Trading Toolkits: Volume-Weighted Average Price (VWAP)

Understanding how these averages work will benefit traders who are trying to extrapolate token prices.


Trading indicators are the lifeblood of technical analysis. Traders use these simple and sophisticated tools to determine their entry or exit, the market conditions, or the current trends. The VWAP tool indicates the amount of liquidity available at a given period in the market on a specific trade. Application of the VWAP could help traders hinge closer to nailing correct entries or exits.

What is Volume-Weighted Average Price (VWAP)?

As the name implies, it’s the average price of the asset/market for a given period weighted by volume. It combines volume plus price action to give an idea about the presence of liquidity in a trade.

VWAP – Image Source: Binance Academy

Its utility is in its ability to determine the market trends, combine the effective strategies of both volume and price action, and give a near correct direction to a trader. Certain crossing on the VWAP can determine a trader’s action, indicating the most profitable trades they can make.

How to Calculate VWAP

As with other indicators available in the chart, VWAP tools are pre-installed in platforms like TradingView or certain exchange trading interphases,pre-installed, such as Binance.

TradingView with VWAP Indicators

It’s best to learn how to calculate this if you intend to go manual or in the case you get to use a chart without an already installed VWAP tool.

Binance Trading Exchange with VWAP Tool

To calculate the VWAP,  add up the traded value for each transaction (price multiplied by volume), then divide that by the total volume.

VWAP =  Typical Price * Volume  / Volume 

Typical Price = High + Low + Close / 3

Let’s pick a 5-minute candle and determine the VWAP of that trade.

First, calculate the typical price for the first 5-minute candlestick. Add the High, Low, Close, and divide the number by 3.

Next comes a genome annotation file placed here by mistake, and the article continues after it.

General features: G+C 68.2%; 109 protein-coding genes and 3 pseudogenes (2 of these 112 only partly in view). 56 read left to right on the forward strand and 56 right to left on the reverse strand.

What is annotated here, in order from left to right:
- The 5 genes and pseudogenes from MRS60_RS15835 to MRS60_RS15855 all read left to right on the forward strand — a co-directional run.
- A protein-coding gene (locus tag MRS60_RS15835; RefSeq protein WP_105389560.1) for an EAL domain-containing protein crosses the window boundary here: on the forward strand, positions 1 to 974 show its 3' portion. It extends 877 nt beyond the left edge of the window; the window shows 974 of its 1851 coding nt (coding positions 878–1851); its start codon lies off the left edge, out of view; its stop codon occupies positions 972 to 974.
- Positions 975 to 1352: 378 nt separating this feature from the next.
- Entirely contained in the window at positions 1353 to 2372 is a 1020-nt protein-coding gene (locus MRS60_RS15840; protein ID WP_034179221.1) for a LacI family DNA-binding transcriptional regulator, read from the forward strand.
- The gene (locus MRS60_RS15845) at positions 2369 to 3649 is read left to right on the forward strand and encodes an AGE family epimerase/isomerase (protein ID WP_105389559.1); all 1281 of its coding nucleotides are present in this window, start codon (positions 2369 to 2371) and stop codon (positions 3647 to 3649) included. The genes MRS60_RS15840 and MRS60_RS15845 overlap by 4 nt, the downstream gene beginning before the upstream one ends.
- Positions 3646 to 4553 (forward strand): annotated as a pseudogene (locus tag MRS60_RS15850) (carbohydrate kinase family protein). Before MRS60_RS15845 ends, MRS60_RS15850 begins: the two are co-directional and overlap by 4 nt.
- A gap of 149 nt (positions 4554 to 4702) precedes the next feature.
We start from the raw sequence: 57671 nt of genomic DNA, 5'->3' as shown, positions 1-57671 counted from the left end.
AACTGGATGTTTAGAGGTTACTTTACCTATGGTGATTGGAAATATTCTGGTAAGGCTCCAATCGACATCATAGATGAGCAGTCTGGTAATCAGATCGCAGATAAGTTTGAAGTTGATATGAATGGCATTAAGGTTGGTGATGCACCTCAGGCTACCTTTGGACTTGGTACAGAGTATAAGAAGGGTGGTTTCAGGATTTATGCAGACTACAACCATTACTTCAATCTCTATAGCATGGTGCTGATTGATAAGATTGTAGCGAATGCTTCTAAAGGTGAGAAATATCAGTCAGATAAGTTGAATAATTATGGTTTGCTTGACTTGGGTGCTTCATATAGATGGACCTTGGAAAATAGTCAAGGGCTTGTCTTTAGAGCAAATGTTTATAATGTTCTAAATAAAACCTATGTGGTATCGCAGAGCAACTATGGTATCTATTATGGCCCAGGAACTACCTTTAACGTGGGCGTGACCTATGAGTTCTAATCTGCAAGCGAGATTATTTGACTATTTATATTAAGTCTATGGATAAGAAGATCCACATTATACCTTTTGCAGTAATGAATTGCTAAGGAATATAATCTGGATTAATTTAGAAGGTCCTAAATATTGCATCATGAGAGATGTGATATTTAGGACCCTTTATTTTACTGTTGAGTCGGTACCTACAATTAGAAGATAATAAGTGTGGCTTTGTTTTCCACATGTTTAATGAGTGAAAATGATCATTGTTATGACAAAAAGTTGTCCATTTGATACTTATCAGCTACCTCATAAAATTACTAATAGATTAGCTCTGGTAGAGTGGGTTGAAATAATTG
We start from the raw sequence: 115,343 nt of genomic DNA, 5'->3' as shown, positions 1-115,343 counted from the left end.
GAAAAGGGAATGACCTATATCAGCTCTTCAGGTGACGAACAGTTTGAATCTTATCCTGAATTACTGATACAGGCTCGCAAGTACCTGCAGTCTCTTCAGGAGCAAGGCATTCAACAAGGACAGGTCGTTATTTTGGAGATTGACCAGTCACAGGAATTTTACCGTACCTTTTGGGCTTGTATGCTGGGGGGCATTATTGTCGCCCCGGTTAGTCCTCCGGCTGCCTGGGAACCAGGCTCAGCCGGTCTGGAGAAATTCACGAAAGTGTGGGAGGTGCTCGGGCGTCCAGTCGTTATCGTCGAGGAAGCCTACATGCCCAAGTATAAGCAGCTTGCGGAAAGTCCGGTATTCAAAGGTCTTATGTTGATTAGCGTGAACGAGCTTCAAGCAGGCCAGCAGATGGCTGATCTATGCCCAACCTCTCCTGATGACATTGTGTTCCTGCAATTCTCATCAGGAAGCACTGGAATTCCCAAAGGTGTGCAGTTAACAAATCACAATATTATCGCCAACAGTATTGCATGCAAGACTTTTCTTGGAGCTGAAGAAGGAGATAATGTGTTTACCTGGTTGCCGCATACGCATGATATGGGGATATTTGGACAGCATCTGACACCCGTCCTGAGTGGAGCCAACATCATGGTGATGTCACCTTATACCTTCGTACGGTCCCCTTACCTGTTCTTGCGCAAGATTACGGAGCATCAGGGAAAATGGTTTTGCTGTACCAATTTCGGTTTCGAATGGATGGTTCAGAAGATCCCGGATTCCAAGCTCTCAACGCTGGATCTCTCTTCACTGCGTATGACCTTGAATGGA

Compute the volume with the typical price for that period (in this case, 5 minutes). Tagging this value n1, as it relates to the first measured period.

Divide the result by the total trading volume up until that period. This gives the VWAP value for the first 5 minutes of trading.

To calculate the corresponding VWAP values, continue adding the new n values (n2, n3, n4…) from each period to the initial values. Then divide that by the total volume up until that point.

By this, we can now understand why the VWAP is called an additive indicator, as the values are increasing by successive additions.

The Significance of VWAP

High volume traders use the VWAP to set their entry or exits and determine a less impact period to enter trades as this type of high volume trade can impact the overall market.

Similar to the Moving Average indicator, VWAP works by the crossing of the VWAP line. For example, VWAP crossing above indicates a buyers market; typically, traders would buy when this happens as this shows the market is ready to go long. In the case of the line crossing below, it indicates a seller market meaning the market is about to go short.

This means that a properly timed market will help traders get in and out with the best prices just when the market is about to break out of its previous trends.

The Appeal of VWAP

VWAP is about the only tool in Technical Analysis that combines both Volume and Price Action. These are two powerful indicators many traders use in isolation, but now can be combined into one tool.

Traders can determine key market components and drivers with one glance or calculation, including the volume, available liquidity, and the current trend.

Possible Weaknesses

As with other indicators, VWAP does not work best in isolation but with other tools. The tool uses historical price data to predict price movements, and as such, what happened in the past may not repeat. Thus the tool doesn’t have stark predictive qualities.

The VWAP tool is a single day/intraday trading tool, i.e., it is best applied in Day Trading. Trying to create a VWAP across multiple days will mean that the average price is distorted.

Like moving averages, the VWAP is a lagging indicator, as is based on past price data. Similarly to a moving average the more the data, the greater the lag. Due to this, a 5-minute VWAP will react more quickly to current price movements than a 100-minute VWAP.

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